Did you know there’s a direct link between oral health and overall health? It’s true! Your mouth is the gateway to your body. It’s where many health issues begin, especially if you’re not careful about your oral hygiene.
Want to protect your smile, mind, and body? Keep reading to learn about the relationship between oral health and general health.
How Does Dental Health Affect Overall Health?
You might think a dentist visit is just about your teeth, but the truth is it’s about much more. The mouth and throat are connected to other parts of the body, which means problems in the mouth and throat can affect your overall health.
Oral diseases and conditions can also be early signs of more severe health problems. Here are some examples of how your oral health affects general health.
● Bacteria in your mouth can enter the bloodstream through cuts or sores on your gums, tongue, or lips. When this happens, the bacteria can spread to other parts of the body and cause an infection. If you have a weakened immune system or other medical conditions, this could be fatal.
● Oral bacteria can cause inflammation of the artery walls, which can lead to heart disease, stroke, or diabetes. Gum disease may also lead to an increased risk of diabetes because bacteria from gum pockets can enter the bloodstream through cuts or sores on gums or lips and cause inflammation throughout the body.
● Oral health can even impact pregnancy. Hormonal changes cause a shift in the balance between the body’s immune system and its inflammatory response. For many women, this can cause bleeding gums or gingivitis. Pregnant women who have gum disease are more likely to experience premature birth or miscarriage than those without gum disease, according to research published in The Journal of Periodontology.
It’s Time to Take Care of Your Oral Health for Overall Health
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Oral Health and Overall Health: 3 Important Links
The link between oral health and overall health impacts every part of your body, from your gut to your heart and even your brain. Here are three critical connections between oral health and systemic health.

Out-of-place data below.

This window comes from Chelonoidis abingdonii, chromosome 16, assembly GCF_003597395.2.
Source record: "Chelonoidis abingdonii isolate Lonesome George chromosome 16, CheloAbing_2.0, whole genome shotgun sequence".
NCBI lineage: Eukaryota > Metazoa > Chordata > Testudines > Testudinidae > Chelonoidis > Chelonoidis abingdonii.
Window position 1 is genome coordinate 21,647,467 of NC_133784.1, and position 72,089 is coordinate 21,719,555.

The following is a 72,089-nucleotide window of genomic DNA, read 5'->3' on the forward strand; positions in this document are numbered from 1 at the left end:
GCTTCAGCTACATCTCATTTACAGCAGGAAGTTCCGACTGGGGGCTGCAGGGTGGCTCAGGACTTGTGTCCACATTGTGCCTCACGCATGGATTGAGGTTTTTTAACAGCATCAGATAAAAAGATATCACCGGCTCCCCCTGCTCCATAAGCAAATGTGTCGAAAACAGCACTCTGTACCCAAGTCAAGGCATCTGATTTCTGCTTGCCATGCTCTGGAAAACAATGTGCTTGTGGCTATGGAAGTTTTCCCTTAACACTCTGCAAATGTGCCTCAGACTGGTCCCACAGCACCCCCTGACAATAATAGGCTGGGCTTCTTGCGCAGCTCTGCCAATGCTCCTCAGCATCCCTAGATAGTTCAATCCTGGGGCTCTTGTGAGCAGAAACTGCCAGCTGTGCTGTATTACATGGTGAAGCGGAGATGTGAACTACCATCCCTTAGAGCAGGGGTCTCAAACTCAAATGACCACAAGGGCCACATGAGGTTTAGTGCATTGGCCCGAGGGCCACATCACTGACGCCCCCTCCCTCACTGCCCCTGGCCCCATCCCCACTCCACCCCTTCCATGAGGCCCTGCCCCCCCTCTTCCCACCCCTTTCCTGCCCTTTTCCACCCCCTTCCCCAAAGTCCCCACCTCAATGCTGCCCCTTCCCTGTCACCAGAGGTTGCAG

1. The oral health and gut health connection – Your mouth is one of the first places bacteria can enter your body, so it can affect the rest of your gastrointestinal tract. Some forms of oral bacteria can cause inflammation in the gut lining, which could lead to digestive issues like irritable bowel syndrome (IBS). There’s even an emerging theory that certain types of periodontal disease may contribute to Crohn’s disease.
2. Oral hygiene and heart health – If you have gum disease, it’s not just your gums at risk — you may also put your heart in danger. The bacteria in plaque may cause inflammation in the body and lead to cardiovascular disease. Poor oral hygiene can also increase your risk of stroke by potentially increasing blood pressure and triglyceride levels.
3. The relationship between dental health and mental health – According to The National Institute of Health, people with untreated depression are six times more likely to visit the dentist than those who are not depressed. The link between dental problems and mental health issues is so strong that some countries have begun offering free dental care to people with mental illnesses.
Take the First Step Toward Better Dental Health and Overall Health
The relationship between oral health and general health is undeniable. If you’re ready to protect your smile and body, Dr. Shah and his compassionate team are here to provide the expert care and regular dental cleanings you need to stay healthy.
Whether you’re new to Greensboro or have been avoiding a dental visit for years, you can expect to feel comfortable and enjoy your appointment at Pleasant Dental. Yes, really.
It’s time to take control of your oral health and overall health…
Call (336) 933-1241. TODAY to schedule your appointment!